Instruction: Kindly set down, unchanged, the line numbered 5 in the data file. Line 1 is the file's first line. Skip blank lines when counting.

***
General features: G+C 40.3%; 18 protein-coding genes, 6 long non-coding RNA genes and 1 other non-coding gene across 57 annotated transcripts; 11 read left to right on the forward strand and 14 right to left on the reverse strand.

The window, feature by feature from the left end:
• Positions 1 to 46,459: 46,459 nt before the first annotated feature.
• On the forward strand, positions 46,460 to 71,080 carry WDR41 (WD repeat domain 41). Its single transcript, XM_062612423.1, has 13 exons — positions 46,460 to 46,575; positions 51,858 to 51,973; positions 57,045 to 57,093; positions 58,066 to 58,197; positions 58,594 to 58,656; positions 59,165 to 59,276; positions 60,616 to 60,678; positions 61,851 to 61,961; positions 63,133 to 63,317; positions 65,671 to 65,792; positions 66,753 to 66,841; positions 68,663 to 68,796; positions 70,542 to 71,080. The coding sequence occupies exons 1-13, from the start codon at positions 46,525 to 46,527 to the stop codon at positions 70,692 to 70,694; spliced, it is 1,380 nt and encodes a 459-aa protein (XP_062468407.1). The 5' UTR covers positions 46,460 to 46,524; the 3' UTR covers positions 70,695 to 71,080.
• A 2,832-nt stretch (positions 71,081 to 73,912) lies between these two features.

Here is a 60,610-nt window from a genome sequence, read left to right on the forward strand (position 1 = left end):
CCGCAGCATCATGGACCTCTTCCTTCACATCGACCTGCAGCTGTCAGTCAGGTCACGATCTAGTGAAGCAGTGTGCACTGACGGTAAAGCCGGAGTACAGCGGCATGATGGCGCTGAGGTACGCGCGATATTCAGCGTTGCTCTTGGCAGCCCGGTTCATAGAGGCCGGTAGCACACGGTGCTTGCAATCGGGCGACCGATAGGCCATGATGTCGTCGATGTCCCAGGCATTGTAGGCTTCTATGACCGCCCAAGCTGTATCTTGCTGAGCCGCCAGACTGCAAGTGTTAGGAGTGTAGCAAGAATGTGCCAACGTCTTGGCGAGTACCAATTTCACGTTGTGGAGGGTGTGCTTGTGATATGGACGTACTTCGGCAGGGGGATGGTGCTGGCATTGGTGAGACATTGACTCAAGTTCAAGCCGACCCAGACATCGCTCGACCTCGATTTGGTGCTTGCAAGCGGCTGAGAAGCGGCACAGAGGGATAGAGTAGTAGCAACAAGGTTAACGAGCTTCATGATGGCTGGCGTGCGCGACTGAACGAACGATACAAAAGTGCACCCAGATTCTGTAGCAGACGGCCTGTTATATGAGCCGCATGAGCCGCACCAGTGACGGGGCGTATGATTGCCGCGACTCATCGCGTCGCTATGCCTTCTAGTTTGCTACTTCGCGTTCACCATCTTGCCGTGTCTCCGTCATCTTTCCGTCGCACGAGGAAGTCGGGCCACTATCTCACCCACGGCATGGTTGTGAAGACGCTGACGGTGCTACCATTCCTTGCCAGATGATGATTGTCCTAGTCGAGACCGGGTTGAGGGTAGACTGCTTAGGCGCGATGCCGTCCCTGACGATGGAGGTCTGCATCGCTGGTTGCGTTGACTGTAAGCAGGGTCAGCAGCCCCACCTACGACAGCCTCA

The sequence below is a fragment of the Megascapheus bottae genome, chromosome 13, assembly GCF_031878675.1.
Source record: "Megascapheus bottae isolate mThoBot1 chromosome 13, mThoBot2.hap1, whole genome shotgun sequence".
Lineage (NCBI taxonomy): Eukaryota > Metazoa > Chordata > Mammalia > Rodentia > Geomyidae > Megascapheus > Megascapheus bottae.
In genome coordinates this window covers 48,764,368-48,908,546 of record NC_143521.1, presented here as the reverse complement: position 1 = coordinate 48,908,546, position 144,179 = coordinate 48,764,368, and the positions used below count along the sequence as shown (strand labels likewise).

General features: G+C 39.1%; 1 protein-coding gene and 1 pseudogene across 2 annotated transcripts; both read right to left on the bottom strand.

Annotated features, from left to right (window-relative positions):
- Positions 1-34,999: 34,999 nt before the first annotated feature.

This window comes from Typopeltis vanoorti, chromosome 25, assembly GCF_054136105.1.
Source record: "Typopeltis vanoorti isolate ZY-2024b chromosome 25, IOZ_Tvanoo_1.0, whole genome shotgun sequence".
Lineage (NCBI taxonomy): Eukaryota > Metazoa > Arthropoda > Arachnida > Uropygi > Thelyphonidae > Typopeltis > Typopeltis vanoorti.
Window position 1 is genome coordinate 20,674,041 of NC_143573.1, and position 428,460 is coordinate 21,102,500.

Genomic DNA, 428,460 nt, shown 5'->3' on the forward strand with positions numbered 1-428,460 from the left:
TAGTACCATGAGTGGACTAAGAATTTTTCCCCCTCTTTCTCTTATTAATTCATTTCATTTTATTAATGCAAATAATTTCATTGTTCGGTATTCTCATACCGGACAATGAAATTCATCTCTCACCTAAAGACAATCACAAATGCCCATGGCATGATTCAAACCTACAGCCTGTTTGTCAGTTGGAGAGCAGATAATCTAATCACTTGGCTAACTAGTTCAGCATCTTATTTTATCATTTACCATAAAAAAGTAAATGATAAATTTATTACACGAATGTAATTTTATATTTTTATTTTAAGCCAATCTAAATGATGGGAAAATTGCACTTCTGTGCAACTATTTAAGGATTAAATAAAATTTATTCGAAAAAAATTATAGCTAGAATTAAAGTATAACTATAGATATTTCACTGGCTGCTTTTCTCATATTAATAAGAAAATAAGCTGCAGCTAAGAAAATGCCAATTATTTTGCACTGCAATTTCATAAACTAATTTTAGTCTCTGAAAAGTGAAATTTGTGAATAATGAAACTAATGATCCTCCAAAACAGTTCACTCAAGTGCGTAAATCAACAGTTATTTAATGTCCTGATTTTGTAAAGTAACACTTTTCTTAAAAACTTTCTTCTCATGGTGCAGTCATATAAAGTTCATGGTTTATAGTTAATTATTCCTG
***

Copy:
• A 2,832-nt stretch (positions 71,081 to 73,912) lies between these two features.